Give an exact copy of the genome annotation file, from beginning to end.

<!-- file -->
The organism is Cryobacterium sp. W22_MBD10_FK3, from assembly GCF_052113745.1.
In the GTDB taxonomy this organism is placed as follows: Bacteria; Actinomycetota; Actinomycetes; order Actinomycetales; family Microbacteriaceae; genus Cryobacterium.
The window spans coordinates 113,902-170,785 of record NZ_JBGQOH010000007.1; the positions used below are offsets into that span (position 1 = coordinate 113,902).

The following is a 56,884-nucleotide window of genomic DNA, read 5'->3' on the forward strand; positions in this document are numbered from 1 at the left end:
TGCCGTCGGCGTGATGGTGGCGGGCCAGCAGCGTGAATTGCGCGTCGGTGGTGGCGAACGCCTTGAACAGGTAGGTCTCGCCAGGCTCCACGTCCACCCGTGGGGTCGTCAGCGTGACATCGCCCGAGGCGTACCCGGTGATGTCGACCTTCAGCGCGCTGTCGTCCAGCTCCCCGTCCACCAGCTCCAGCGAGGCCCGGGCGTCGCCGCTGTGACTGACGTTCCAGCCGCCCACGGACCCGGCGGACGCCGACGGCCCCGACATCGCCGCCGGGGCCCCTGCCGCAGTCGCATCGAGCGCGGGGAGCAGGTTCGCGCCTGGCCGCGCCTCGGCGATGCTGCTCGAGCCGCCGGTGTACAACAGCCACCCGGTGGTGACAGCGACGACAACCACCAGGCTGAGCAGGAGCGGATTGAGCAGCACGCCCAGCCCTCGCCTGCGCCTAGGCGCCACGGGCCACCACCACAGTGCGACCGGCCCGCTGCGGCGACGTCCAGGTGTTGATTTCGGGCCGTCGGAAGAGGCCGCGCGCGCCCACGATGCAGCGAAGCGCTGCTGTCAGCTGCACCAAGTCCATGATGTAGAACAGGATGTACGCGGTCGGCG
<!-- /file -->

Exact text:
The organism is Cryobacterium sp. W22_MBD10_FK3, from assembly GCF_052113745.1.
In the GTDB taxonomy this organism is placed as follows: Bacteria; Actinomycetota; Actinomycetes; order Actinomycetales; family Microbacteriaceae; genus Cryobacterium.
The window spans coordinates 113,902-170,785 of record NZ_JBGQOH010000007.1; the positions used below are offsets into that span (position 1 = coordinate 113,902).

The following is a 56,884-nucleotide window of genomic DNA, read 5'->3' on the forward strand; positions in this document are numbered from 1 at the left end:
TGCCGTCGGCGTGATGGTGGCGGGCCAGCAGCGTGAATTGCGCGTCGGTGGTGGCGAACGCCTTGAACAGGTAGGTCTCGCCAGGCTCCACGTCCACCCGTGGGGTCGTCAGCGTGACATCGCCCGAGGCGTACCCGGTGATGTCGACCTTCAGCGCGCTGTCGTCCAGCTCCCCGTCCACCAGCTCCAGCGAGGCCCGGGCGTCGCCGCTGTGACTGACGTTCCAGCCGCCCACGGACCCGGCGGACGCCGACGGCCCCGACATCGCCGCCGGGGCCCCTGCCGCAGTCGCATCGAGCGCGGGGAGCAGGTTCGCGCCTGGCCGCGCCTCGGCGATGCTGCTCGAGCCGCCGGTGTACAACAGCCACCCGGTGGTGACAGCGACGACAACCACCAGGCTGAGCAGGAGCGGATTGAGCAGCACGCCCAGCCCTCGCCTGCGCCTAGGCGCCACGGGCCACCACCACAGTGCGACCGGCCCGCTGCGGCGACGTCCAGGTGTTGATTTCGGGCCGTCGGAAGAGGCCGCGCGCGCCCACGATGCAGCGAAGCGCTGCTGTCAGCTGCACCAAGTCCATGATGTAGAACAGGATGTACGCGGTCGGCG